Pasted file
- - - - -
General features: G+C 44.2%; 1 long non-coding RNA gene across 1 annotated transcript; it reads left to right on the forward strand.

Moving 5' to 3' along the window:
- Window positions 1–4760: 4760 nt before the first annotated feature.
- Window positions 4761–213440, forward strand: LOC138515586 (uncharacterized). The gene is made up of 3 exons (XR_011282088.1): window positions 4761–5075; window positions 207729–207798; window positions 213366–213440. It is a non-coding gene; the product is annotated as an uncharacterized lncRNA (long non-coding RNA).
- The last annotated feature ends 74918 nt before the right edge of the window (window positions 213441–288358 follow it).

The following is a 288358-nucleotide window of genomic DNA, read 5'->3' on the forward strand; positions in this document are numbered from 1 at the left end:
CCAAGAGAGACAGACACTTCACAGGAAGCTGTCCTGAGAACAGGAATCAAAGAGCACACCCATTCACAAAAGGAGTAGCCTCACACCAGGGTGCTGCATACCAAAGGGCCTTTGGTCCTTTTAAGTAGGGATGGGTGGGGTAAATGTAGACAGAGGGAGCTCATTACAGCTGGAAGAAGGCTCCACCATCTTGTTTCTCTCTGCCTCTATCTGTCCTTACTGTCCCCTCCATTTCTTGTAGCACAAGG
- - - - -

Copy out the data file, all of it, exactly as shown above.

General features: G+C 44.2%; 1 long non-coding RNA gene across 1 annotated transcript; it reads left to right on the forward strand.

Moving 5' to 3' along the window:
- Window positions 1–4760: 4760 nt before the first annotated feature.
- Window positions 4761–213440, forward strand: LOC138515586 (uncharacterized). The gene is made up of 3 exons (XR_011282088.1): window positions 4761–5075; window positions 207729–207798; window positions 213366–213440. It is a non-coding gene; the product is annotated as an uncharacterized lncRNA (long non-coding RNA).
- The last annotated feature ends 74918 nt before the right edge of the window (window positions 213441–288358 follow it).

The following is a 288358-nucleotide window of genomic DNA, read 5'->3' on the forward strand; positions in this document are numbered from 1 at the left end:
CCAAGAGAGACAGACACTTCACAGGAAGCTGTCCTGAGAACAGGAATCAAAGAGCACACCCATTCACAAAAGGAGTAGCCTCACACCAGGGTGCTGCATACCAAAGGGCCTTTGGTCCTTTTAAGTAGGGATGGGTGGGGTAAATGTAGACAGAGGGAGCTCATTACAGCTGGAAGAAGGCTCCACCATCTTGTTTCTCTCTGCCTCTATCTGTCCTTACTGTCCCCTCCATTTCTTGTAGCACAAGG